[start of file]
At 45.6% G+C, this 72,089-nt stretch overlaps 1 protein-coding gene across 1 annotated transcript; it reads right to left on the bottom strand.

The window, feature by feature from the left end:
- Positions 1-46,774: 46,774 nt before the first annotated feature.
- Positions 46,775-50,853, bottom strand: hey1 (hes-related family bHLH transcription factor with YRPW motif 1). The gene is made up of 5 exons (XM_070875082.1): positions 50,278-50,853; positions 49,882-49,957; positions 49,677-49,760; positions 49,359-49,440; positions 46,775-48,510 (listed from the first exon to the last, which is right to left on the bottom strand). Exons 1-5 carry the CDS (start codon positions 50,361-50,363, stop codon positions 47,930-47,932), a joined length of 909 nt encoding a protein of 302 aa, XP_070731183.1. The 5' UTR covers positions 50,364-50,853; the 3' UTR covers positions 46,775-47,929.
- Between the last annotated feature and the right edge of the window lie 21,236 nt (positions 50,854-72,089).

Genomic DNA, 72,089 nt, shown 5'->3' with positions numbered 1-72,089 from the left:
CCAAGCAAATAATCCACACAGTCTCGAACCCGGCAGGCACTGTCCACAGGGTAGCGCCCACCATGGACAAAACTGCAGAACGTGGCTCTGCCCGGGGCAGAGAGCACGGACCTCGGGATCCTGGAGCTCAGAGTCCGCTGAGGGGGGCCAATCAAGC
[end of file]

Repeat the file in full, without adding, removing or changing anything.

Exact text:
At 45.6% G+C, this 72,089-nt stretch overlaps 1 protein-coding gene across 1 annotated transcript; it reads right to left on the bottom strand.

The window, feature by feature from the left end:
- Positions 1-46,774: 46,774 nt before the first annotated feature.
- Positions 46,775-50,853, bottom strand: hey1 (hes-related family bHLH transcription factor with YRPW motif 1). The gene is made up of 5 exons (XM_070875082.1): positions 50,278-50,853; positions 49,882-49,957; positions 49,677-49,760; positions 49,359-49,440; positions 46,775-48,510 (listed from the first exon to the last, which is right to left on the bottom strand). Exons 1-5 carry the CDS (start codon positions 50,361-50,363, stop codon positions 47,930-47,932), a joined length of 909 nt encoding a protein of 302 aa, XP_070731183.1. The 5' UTR covers positions 50,364-50,853; the 3' UTR covers positions 46,775-47,929.
- Between the last annotated feature and the right edge of the window lie 21,236 nt (positions 50,854-72,089).

Genomic DNA, 72,089 nt, shown 5'->3' with positions numbered 1-72,089 from the left:
CCAAGCAAATAATCCACACAGTCTCGAACCCGGCAGGCACTGTCCACAGGGTAGCGCCCACCATGGACAAAACTGCAGAACGTGGCTCTGCCCGGGGCAGAGAGCACGGACCTCGGGATCCTGGAGCTCAGAGTCCGCTGAGGGGGGCCAATCAAGC